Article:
This time of year, there is a lot of talk about family. Also this time of year, Disney usually releases its latest animated extravaganza. This year, that’s Strange World. And wouldn’t you know it, the film tugs on your heartstrings pretty well — through universal themes and more timely topics, too.
The setting of Strange World is Avalonia, where the Clade family has become famous as explorers. Well, they did until Searcher Clade (voiced by Jake Gyllenhaal) rebelled against his father Jaeger (voiced by Dennis Quaid) while trying to find a route over impassable mountains.
Searcher finds a plant that provides electrical energy and insists that cultivating it is Avalonia’s future. Jaeger disagrees and goes on alone. Twenty-five years later, Searcher has successfully turned the plant, named pando, into Avalonia’s primary source of energy. He farms it with his wife Meridian (voiced by Gabrielle Union) and son Ethan (voiced by Jaboukie Young-White). When the pando starts to die off, well, that’s when their adventure really begins.
The visual ambition of Strange World, as well as its decent script, may not be completely fresh, but the film entertains nevertheless.
“I don’t want to be you!”
Parent-child relationships are integral to the Disney brand. Story themes involving this topic are countless in their work. This film doubles down on this theme through Jaeger and Searcher’s relationship and Searcher and Ethan’s relationship. Jaeger overpowers his son when they interact, assuming that finding a way past the mountains is the most important thing to Searcher as well. In an effort to not be like his father, Searcher behaves the opposite way — which ends up causing its own problems. All of these issues will need to be addressed because they find themselves on an important mission.
That mission will determine the fate of Avalonia. The Avalonian leader, Callisto Mal (voiced by Lucy Liu), brings Searcher onto a team to travel underground to find out what is destroying the pando and stop it. Ethan sneaks along with them. Eventually, they discover a wild environment full of fantastical creatures. Like Splat, a flexible blue blob that manages to exude a lot of personality.
They discover something else, too: Jaeger. Yep, that’s right — he didn’t die. And his larger-than-life demeanor hasn’t changed.
What also hasn’t changed is Searcher’s disappointment in his father. However, he also has to face the fact that he himself has disappointed Ethan. A resolution to this complicated situation seems more possible when the three are working together toward the goal of saving the pando plant.
“I feel more like me here.”
Speaking of that goal, saving the pando has huge, unexpected surprises. Ethan helps Splat. So Splat, in turn, helps the team get closer and closer to the root of the pando. That’s when Searcher and Ethan realize nothing has been what it seems. The pando is not a miraculous source of power, and they haven’t been in some bizarre subterranean land. The isolated Avalonia is actually located on the back of an enormous creature, a turtle, and the pando is a parasite that is slowly killing it. Keeping their home alive is something that gives Searcher and Ethan common ground.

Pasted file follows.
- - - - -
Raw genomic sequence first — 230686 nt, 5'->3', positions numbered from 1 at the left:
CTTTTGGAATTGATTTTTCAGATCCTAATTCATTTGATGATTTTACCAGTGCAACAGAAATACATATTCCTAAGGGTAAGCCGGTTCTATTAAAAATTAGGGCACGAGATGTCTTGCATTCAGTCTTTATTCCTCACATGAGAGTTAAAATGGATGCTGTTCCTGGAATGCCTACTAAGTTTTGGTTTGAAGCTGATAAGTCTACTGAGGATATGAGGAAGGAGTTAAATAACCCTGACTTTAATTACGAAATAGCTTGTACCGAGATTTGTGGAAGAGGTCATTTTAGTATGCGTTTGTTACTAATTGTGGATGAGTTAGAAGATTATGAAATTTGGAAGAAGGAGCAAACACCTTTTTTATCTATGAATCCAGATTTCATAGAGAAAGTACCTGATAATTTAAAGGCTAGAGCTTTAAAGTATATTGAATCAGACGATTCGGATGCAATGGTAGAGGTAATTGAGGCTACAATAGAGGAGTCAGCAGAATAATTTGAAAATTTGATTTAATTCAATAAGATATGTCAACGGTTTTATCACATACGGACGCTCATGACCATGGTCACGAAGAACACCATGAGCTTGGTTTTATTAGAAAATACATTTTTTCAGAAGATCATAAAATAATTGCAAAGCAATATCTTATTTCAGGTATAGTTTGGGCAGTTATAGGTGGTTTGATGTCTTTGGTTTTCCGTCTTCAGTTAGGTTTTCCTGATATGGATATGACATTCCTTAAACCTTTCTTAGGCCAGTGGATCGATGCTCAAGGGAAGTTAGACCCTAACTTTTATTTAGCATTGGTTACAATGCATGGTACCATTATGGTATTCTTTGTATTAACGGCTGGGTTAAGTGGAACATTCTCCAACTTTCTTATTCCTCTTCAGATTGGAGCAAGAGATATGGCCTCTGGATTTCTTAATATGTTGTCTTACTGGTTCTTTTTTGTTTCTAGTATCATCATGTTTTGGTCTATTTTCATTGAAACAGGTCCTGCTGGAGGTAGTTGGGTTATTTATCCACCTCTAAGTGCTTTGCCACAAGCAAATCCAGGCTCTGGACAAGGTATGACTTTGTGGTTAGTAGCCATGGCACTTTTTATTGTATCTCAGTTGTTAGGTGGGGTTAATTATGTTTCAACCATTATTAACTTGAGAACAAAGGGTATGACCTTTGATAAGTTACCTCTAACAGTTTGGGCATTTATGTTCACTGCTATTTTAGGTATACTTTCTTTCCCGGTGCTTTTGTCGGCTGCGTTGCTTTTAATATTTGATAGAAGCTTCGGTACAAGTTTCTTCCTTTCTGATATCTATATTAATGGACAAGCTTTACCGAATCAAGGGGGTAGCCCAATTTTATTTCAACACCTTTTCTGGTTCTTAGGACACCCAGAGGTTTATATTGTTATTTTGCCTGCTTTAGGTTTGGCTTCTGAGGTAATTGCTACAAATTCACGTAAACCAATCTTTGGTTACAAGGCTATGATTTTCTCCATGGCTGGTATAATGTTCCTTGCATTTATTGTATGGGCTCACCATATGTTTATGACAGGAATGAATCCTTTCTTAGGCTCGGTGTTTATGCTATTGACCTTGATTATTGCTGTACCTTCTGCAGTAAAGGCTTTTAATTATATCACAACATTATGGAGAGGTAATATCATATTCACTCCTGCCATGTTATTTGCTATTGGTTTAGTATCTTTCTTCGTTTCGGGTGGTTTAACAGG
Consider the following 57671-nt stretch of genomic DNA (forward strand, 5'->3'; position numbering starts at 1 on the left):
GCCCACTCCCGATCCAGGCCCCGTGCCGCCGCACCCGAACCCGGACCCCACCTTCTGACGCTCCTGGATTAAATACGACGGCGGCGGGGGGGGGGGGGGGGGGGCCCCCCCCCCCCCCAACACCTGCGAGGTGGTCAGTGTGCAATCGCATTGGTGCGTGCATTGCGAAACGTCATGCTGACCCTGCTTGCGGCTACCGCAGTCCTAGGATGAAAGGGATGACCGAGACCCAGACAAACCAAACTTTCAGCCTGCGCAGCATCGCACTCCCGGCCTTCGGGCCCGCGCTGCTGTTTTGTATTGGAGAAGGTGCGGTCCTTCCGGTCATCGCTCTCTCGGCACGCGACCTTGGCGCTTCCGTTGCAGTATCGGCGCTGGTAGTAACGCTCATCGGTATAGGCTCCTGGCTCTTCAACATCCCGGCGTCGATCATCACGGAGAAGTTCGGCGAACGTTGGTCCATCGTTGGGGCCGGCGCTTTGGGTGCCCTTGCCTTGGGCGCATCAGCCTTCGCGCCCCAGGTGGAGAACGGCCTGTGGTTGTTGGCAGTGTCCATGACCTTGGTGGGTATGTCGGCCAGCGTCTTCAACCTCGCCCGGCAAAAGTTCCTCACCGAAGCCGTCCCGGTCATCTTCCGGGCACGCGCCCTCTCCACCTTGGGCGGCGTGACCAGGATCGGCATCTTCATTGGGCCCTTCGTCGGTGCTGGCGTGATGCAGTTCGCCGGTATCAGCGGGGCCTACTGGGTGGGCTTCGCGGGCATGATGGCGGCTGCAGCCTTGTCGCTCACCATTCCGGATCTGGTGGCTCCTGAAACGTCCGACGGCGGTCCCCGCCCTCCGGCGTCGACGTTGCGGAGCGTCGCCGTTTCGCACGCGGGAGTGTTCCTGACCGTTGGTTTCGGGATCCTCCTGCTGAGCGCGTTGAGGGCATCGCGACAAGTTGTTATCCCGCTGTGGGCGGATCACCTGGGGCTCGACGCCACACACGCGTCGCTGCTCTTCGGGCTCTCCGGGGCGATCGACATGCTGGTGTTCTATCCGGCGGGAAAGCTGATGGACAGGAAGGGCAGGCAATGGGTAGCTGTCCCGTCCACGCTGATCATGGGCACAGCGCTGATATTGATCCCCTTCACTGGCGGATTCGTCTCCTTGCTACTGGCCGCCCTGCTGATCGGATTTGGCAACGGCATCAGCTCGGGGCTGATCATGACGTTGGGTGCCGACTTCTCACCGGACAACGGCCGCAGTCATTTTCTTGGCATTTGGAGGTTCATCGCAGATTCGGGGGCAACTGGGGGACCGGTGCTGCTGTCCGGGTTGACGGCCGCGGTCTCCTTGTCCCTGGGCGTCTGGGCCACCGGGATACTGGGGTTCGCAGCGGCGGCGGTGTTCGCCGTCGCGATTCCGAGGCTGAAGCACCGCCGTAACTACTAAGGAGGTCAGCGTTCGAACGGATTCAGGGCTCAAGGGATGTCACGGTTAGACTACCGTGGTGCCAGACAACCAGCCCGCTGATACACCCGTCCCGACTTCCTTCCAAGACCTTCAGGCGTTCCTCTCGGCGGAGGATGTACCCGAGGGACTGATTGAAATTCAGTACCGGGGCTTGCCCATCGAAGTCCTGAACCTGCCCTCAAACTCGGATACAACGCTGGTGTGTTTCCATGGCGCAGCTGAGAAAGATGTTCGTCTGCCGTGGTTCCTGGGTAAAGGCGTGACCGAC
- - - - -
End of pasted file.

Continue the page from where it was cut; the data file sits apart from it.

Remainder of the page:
Prior to their journey underground, Ethan had a hard time expressing to his father that farming wasn’t fulfilling for him. Searcher, meanwhile, was trying too hard to be the cool dad and assuring Ethan how good he is at farming. Their relationship definitely gets a boost from the teamwork required to convince everyone else of the truth and then carry out the plan to save their home.
As for Searcher and Jaeger, they end up stronger on the other side of this adventure, too. Gyllenhaal and Quaid settle into playing father and son again, after 2004’s The Day After Tomorrow.
What is not so strong are some of the details of the script. Viewers get a bit of zippy humor every once in a while. Ethan loves a card game called Primal Outpost, and when all three Clade men play, it’s a rib-tickling delight. But the action and emotional beats here don’t feel particularly new. They’ve been done in other films. Plus, the twist about Avalonia’s location is just a little…weird. I understand the reasoning behind it, as it plays into a theme of environmentalism. But it does stretch credulity.
These minor quibbles don’t put much of a dent in the entertainment to be had from Strange World, though. It’s worthwhile family fun.
4 stars out of 5
Strange World is now in theaters.